i1 = i2 + i3 + i4

(V1 - V2)/4Ohms = V2/3Ohms + V3/2Ohms + V3/6Ohms

And your constraint equation for the 3 V source should be:

3Volts = V3 - V2

Lastly, node 1 is not part of the supernode and has a simple enough equation:

V1 - V0 (ground so it's equal to 0) = 7V
=> V1 - 0 = 7V
=> V1 = 7V

Plug that back into your system of equations and solve for all three nodal voltages, which by the way you should kind of try to understand that there's no such thing as voltage at a node, or a point. Voltage means potential difference, or the difference of potential between two points. When we say nodal voltages, we really mean potentials at that node... but anyway.

Good luck. I hope you arrive at the correct answer,

-blazed

7. ### guitarguy12387 Active Member

Apr 10, 2008
359
12
I think this is where you may have messed up.

Blazedaces' answer looks pretty good to me. I haven't plugged the numbers, but looks like a good approach.

But back to the problem. I think its important that you understand (as blazed said) that when applying KCL, you have to make sure that the 'voltage' is the voltage drop across the circuit element. For example, when trying to find the current through a resistor, you need to know the voltage drop across it.

More specifically, the first thing i'd do is apply KCL at the supernode. Out of convention, i generally reference currents going out of the node.

(V - 7)/4ohm + (V - 0)/3ohm + (Vo - 0)/2ohm + (Vo - 0)/6ohm = 0
Vo - V = 3volts.

Notice that i wrote in 0volts in the first equation in an effort to emphasize that voltages are potential difference between two points.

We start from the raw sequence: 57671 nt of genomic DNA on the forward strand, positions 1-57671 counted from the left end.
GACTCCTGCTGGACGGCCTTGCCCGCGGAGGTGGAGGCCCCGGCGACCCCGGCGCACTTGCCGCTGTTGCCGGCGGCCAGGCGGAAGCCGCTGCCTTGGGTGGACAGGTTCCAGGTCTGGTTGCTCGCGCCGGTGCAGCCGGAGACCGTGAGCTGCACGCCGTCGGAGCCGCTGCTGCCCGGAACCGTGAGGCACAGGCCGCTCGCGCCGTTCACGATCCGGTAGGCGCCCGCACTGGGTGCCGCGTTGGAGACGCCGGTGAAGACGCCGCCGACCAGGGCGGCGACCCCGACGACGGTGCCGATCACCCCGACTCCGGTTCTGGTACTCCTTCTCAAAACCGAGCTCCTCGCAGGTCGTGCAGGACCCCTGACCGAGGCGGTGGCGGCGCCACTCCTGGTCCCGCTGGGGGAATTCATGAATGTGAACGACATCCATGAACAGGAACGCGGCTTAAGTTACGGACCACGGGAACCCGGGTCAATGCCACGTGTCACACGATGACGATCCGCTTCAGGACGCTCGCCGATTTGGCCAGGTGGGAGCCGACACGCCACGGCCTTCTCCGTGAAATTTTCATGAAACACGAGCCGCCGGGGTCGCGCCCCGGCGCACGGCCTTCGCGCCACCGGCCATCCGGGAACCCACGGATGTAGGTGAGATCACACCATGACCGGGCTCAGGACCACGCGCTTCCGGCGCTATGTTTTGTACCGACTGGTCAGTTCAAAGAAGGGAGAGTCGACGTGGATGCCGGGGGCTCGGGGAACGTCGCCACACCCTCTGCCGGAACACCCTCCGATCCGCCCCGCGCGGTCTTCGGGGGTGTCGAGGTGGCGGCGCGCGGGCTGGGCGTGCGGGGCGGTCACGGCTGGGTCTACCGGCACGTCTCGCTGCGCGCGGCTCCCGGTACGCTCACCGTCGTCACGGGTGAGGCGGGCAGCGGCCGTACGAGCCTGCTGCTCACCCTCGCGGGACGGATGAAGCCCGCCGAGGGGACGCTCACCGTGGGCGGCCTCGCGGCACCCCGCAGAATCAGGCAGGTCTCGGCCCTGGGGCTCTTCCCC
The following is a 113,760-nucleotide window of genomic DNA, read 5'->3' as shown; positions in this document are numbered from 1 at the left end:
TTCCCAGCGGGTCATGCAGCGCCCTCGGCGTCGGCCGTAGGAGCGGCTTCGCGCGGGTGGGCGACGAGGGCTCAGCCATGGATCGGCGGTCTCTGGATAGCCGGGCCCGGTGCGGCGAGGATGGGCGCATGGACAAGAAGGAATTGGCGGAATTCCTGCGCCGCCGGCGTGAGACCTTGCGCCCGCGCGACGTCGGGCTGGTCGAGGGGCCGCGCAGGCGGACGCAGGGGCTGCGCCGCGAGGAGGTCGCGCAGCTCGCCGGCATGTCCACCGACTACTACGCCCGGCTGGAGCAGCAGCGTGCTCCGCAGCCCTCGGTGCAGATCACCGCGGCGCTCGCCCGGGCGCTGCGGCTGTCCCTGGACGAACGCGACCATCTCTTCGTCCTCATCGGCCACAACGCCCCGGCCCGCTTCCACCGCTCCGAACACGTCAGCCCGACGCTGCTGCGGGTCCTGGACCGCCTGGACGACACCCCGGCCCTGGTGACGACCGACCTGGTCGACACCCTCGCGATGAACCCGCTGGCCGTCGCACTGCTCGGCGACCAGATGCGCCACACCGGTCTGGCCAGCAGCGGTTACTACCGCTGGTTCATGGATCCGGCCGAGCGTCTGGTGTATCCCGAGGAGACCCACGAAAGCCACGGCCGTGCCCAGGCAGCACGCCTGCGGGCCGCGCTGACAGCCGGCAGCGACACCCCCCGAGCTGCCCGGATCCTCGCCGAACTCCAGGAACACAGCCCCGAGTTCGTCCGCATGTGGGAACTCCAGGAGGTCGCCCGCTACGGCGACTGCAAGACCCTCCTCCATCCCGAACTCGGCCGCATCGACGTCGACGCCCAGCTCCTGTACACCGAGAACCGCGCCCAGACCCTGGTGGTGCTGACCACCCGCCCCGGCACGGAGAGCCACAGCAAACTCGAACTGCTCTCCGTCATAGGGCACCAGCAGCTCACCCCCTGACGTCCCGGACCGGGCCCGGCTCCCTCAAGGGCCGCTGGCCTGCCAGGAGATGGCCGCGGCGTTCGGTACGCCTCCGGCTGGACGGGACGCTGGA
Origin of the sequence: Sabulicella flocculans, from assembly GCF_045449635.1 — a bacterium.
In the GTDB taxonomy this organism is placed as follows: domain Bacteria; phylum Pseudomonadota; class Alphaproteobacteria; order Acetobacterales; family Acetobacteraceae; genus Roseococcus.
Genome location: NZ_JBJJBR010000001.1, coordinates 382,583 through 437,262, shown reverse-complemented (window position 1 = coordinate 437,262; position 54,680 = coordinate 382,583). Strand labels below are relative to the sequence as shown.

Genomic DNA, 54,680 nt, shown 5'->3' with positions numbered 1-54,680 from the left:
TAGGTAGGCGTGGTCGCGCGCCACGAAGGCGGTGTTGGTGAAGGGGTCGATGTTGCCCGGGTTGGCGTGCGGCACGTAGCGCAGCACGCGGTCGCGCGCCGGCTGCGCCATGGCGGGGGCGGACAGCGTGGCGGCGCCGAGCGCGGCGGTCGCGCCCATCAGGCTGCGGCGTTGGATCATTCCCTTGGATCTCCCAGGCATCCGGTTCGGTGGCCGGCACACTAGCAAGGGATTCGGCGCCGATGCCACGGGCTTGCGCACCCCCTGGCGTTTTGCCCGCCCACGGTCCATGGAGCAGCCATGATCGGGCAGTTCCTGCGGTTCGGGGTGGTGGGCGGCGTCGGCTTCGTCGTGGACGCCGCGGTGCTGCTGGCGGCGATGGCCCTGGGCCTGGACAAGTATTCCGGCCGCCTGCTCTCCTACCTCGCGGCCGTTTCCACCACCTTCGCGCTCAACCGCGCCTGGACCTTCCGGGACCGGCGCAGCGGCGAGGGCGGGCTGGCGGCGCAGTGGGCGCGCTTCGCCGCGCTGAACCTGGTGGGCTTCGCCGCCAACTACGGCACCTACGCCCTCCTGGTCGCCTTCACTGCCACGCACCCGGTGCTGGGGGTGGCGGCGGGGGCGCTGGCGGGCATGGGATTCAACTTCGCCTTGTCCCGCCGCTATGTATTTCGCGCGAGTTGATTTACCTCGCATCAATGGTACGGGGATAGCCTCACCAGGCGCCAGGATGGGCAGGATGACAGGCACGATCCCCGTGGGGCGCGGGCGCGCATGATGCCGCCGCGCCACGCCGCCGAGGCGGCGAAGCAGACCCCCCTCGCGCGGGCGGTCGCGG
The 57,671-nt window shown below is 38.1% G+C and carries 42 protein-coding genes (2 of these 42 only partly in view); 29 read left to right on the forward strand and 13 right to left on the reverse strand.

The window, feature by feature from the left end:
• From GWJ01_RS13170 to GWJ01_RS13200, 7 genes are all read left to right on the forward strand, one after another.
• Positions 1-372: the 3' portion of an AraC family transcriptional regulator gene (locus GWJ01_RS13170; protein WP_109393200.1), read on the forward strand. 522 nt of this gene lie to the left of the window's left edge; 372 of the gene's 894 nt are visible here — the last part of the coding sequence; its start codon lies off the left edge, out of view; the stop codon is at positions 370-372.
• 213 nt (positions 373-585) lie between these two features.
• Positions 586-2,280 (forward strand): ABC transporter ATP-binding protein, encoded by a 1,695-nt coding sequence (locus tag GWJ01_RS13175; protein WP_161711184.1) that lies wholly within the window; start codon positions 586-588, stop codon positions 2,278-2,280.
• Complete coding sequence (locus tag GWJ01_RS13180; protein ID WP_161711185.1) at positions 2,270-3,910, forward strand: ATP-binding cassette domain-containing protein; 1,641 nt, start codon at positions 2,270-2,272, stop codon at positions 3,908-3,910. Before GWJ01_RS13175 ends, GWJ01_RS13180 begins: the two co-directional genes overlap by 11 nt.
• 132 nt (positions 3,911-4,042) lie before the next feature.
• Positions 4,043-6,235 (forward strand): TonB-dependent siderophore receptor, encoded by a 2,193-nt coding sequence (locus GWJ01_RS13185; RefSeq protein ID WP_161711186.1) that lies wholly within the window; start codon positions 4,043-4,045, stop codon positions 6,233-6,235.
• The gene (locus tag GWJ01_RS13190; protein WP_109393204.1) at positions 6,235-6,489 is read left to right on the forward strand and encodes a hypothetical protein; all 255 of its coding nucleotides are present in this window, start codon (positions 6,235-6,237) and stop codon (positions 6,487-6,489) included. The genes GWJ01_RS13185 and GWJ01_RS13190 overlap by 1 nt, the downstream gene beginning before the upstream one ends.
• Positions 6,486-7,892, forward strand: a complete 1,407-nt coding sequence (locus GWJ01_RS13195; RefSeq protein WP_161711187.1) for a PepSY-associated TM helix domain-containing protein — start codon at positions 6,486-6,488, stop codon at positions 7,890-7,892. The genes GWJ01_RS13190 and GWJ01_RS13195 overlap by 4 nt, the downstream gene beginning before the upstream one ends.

Basically what you want to do is 'guess' which direction the current is going through a node when solving the circuit. If you end up with a negative current, then you know you guessed 'wrong.'

Hopefully that helps!

8. ### Ratch New Member

Mar 20, 2007
1,068
3

Yes.

OK, one equation with one unknown. No worrying about which direction the charge flows. Find the voltage to the left of the 3v source and everything can be figured out from that. So we have for the nodal method:

(v-7)/4 + v/3 + (v+3)/2 + (v+3)/6 = 0 which is easily solved as v = -0.2v, i = (v+3)/2 = 1.4a

Ratch

9. ### The Electrician AAC Fanatic!

Oct 9, 2007
2,300
335
Assuming you designate the 3 nodes left to right along the top edge as v1, v2 and v3, with the bottom edge being your reference, proceed like this.

Your first equation is just a constraint equation, which simply says that v1 is 7 volts..

Your second equation is dealing with the supernode.

Your third equation is another constraint equation, which says that v3-v2=3 volts.

The three equations will be:

1*v1 + 0*v2 + 0*v3 = 7

-1/4*V1 + (1/4+1/3)*v2 + (1/2+1/6)*v3 = 0

0*v1 + (-1)*v2 + 1*v3 = 3

Setting up to solve these equations let's write them in matrix form:

Code ( (Unknown Language)):
1.   [    1           0            0      ]      [ 7 ]
2.   [  -1/4       1/4+1/3      1/2+1/6   ]   =  [ 0 ]
3.   [    0          -1            1      ]      [ 3 ]
Solving this with a matrix solver, either a fancy calculator or perhaps Matlab, you get:

[ 7 ]
[ -.2 ]
[ 2.8 ]

These are the 3 node voltages. We already knew that v1=7, and we now have v2 = -.2 volts and v3 =2.8 volts. Knowing v3, we can easily calculate i as 2.8/2 = 1.4 amps.

This solution is more involved than Ratch's, but it illustrates the formal method, which you may have to use in more complicated circuits.